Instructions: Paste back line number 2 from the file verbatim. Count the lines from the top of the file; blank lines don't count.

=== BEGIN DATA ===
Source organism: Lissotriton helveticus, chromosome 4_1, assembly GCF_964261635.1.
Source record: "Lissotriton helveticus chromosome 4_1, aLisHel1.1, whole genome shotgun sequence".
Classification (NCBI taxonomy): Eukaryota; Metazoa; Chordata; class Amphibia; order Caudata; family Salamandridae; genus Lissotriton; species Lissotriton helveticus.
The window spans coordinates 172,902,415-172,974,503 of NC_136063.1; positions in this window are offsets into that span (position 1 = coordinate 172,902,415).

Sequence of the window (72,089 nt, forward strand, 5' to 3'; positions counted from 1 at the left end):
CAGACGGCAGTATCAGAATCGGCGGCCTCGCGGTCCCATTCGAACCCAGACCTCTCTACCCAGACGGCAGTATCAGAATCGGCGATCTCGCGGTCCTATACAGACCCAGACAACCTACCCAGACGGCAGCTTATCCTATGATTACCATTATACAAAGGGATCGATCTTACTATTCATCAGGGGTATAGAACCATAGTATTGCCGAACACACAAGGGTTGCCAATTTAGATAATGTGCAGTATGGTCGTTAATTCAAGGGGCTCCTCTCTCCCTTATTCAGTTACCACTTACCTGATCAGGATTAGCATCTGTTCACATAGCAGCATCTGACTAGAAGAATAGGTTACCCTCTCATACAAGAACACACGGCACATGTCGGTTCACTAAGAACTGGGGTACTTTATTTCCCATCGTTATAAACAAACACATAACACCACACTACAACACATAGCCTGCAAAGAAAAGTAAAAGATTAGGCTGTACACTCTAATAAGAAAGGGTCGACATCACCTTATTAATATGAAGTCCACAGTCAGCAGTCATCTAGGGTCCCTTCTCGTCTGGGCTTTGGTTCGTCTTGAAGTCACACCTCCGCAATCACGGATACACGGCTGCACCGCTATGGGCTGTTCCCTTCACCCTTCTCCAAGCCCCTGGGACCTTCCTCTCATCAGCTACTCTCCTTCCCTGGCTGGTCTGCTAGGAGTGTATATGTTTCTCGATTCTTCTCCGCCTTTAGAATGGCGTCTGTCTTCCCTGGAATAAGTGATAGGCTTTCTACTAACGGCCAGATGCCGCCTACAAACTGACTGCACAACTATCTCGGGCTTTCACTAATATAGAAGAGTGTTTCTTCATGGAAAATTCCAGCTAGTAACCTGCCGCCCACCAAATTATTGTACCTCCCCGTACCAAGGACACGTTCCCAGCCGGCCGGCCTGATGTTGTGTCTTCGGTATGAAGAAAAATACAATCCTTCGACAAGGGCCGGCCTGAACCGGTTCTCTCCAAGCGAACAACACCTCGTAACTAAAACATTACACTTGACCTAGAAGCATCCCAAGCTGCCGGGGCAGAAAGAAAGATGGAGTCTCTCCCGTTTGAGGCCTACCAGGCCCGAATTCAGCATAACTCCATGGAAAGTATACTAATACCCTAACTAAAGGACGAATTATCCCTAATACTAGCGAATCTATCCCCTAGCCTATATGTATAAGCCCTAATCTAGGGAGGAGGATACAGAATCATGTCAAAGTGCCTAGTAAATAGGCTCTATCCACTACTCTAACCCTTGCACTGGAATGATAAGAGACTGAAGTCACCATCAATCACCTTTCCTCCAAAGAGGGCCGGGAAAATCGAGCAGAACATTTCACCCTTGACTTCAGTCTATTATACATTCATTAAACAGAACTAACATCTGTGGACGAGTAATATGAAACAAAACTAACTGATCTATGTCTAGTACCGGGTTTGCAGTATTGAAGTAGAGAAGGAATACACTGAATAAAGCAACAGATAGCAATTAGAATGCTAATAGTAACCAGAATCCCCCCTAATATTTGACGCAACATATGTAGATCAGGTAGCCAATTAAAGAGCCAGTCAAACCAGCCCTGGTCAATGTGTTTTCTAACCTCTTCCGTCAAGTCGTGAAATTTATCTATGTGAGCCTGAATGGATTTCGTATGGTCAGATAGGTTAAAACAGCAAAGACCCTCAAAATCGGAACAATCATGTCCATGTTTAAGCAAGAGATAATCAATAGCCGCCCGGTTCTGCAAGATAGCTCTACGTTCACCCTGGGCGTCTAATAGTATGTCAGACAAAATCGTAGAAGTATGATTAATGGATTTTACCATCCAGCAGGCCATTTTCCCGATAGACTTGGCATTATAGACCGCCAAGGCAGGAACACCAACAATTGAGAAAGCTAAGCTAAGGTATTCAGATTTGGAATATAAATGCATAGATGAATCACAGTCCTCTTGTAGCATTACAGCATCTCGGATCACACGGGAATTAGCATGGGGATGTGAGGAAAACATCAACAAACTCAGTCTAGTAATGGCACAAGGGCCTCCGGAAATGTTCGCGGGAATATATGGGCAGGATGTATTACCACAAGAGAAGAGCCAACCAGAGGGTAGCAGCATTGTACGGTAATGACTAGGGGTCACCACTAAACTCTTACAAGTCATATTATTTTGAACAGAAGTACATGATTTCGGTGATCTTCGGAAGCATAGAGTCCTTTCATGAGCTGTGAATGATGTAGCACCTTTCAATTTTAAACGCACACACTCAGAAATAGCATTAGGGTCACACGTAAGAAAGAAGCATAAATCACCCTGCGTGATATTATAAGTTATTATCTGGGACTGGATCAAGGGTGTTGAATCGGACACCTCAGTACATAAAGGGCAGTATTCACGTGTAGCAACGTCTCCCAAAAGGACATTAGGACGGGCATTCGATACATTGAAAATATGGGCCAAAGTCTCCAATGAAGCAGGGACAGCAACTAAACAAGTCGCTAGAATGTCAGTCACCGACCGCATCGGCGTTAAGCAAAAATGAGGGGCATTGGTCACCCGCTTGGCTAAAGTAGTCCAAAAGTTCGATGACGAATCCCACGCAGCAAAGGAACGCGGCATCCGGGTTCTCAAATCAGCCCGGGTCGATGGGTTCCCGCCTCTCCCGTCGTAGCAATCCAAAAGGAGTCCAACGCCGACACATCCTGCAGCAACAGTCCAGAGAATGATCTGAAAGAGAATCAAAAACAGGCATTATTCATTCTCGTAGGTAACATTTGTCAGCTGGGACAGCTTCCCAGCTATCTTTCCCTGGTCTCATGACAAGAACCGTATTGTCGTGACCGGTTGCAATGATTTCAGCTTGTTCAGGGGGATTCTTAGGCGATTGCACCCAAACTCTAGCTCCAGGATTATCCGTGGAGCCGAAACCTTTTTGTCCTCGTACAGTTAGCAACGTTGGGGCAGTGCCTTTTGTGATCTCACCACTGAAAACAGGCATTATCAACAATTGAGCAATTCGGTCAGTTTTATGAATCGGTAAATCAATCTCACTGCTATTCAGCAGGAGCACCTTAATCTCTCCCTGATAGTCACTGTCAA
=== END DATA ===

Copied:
Source record: "Lissotriton helveticus chromosome 4_1, aLisHel1.1, whole genome shotgun sequence".